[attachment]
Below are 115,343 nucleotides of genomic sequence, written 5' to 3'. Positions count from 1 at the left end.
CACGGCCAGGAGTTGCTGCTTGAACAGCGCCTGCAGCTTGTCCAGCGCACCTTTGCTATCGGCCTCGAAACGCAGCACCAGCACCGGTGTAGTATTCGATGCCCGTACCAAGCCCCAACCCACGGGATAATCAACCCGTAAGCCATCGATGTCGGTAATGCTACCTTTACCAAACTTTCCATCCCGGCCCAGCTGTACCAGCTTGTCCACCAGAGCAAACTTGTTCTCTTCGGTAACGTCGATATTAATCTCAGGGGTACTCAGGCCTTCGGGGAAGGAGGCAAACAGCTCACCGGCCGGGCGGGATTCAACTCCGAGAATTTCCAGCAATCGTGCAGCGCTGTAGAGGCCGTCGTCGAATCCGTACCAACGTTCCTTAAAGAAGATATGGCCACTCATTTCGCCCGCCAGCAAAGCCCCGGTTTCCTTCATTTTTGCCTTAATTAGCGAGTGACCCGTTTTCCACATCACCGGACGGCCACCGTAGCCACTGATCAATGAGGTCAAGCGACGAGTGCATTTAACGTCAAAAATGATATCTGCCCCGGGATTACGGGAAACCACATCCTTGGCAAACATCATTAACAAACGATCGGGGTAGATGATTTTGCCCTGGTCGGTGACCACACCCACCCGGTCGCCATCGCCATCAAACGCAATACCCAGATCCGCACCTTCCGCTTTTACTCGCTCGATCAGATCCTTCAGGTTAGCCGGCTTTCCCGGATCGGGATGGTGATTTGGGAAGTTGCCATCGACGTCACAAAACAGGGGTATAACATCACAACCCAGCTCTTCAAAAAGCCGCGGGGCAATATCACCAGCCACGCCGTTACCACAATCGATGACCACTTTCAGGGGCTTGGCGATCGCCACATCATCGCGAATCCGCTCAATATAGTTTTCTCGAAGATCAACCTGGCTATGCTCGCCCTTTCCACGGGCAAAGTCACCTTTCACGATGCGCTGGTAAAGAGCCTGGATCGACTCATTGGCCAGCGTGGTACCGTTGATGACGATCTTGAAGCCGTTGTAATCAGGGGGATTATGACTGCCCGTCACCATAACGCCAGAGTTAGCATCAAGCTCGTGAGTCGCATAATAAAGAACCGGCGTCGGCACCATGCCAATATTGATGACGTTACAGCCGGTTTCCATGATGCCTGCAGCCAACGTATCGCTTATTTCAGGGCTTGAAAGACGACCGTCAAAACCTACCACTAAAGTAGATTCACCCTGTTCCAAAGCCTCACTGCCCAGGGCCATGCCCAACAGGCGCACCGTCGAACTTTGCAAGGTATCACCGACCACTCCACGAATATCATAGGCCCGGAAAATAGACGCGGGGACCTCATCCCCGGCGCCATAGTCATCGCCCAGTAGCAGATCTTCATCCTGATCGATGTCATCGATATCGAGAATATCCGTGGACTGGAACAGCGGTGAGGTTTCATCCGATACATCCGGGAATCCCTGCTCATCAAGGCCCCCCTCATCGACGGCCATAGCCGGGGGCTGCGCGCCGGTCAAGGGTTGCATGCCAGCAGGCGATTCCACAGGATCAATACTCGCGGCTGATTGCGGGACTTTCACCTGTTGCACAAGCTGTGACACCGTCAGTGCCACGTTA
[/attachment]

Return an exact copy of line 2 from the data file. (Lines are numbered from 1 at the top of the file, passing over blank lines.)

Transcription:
CACGGCCAGGAGTTGCTGCTTGAACAGCGCCTGCAGCTTGTCCAGCGCACCTTTGCTATCGGCCTCGAAACGCAGCACCAGCACCGGTGTAGTATTCGATGCCCGTACCAAGCCCCAACCCACGGGATAATCAACCCGTAAGCCATCGATGTCGGTAATGCTACCTTTACCAAACTTTCCATCCCGGCCCAGCTGTACCAGCTTGTCCACCAGAGCAAACTTGTTCTCTTCGGTAACGTCGATATTAATCTCAGGGGTACTCAGGCCTTCGGGGAAGGAGGCAAACAGCTCACCGGCCGGGCGGGATTCAACTCCGAGAATTTCCAGCAATCGTGCAGCGCTGTAGAGGCCGTCGTCGAATCCGTACCAACGTTCCTTAAAGAAGATATGGCCACTCATTTCGCCCGCCAGCAAAGCCCCGGTTTCCTTCATTTTTGCCTTAATTAGCGAGTGACCCGTTTTCCACATCACCGGACGGCCACCGTAGCCACTGATCAATGAGGTCAAGCGACGAGTGCATTTAACGTCAAAAATGATATCTGCCCCGGGATTACGGGAAACCACATCCTTGGCAAACATCATTAACAAACGATCGGGGTAGATGATTTTGCCCTGGTCGGTGACCACACCCACCCGGTCGCCATCGCCATCAAACGCAATACCCAGATCCGCACCTTCCGCTTTTACTCGCTCGATCAGATCCTTCAGGTTAGCCGGCTTTCCCGGATCGGGATGGTGATTTGGGAAGTTGCCATCGACGTCACAAAACAGGGGTATAACATCACAACCCAGCTCTTCAAAAAGCCGCGGGGCAATATCACCAGCCACGCCGTTACCACAATCGATGACCACTTTCAGGGGCTTGGCGATCGCCACATCATCGCGAATCCGCTCAATATAGTTTTCTCGAAGATCAACCTGGCTATGCTCGCCCTTTCCACGGGCAAAGTCACCTTTCACGATGCGCTGGTAAAGAGCCTGGATCGACTCATTGGCCAGCGTGGTACCGTTGATGACGATCTTGAAGCCGTTGTAATCAGGGGGATTATGACTGCCCGTCACCATAACGCCAGAGTTAGCATCAAGCTCGTGAGTCGCATAATAAAGAACCGGCGTCGGCACCATGCCAATATTGATGACGTTACAGCCGGTTTCCATGATGCCTGCAGCCAACGTATCGCTTATTTCAGGGCTTGAAAGACGACCGTCAAAACCTACCACTAAAGTAGATTCACCCTGTTCCAAAGCCTCACTGCCCAGGGCCATGCCCAACAGGCGCACCGTCGAACTTTGCAAGGTATCACCGACCACTCCACGAATATCATAGGCCCGGAAAATAGACGCGGGGACCTCATCCCCGGCGCCATAGTCATCGCCCAGTAGCAGATCTTCATCCTGATCGATGTCATCGATATCGAGAATATCCGTGGACTGGAACAGCGGTGAGGTTTCATCCGATACATCCGGGAATCCCTGCTCATCAAGGCCCCCCTCATCGACGGCCATAGCCGGGGGCTGCGCGCCGGTCAAGGGTTGCATGCCAGCAGGCGATTCCACAGGATCAATACTCGCGGCTGATTGCGGGACTTTCACCTGTTGCACAAGCTGTGACACCGTCAGTGCCACGTTA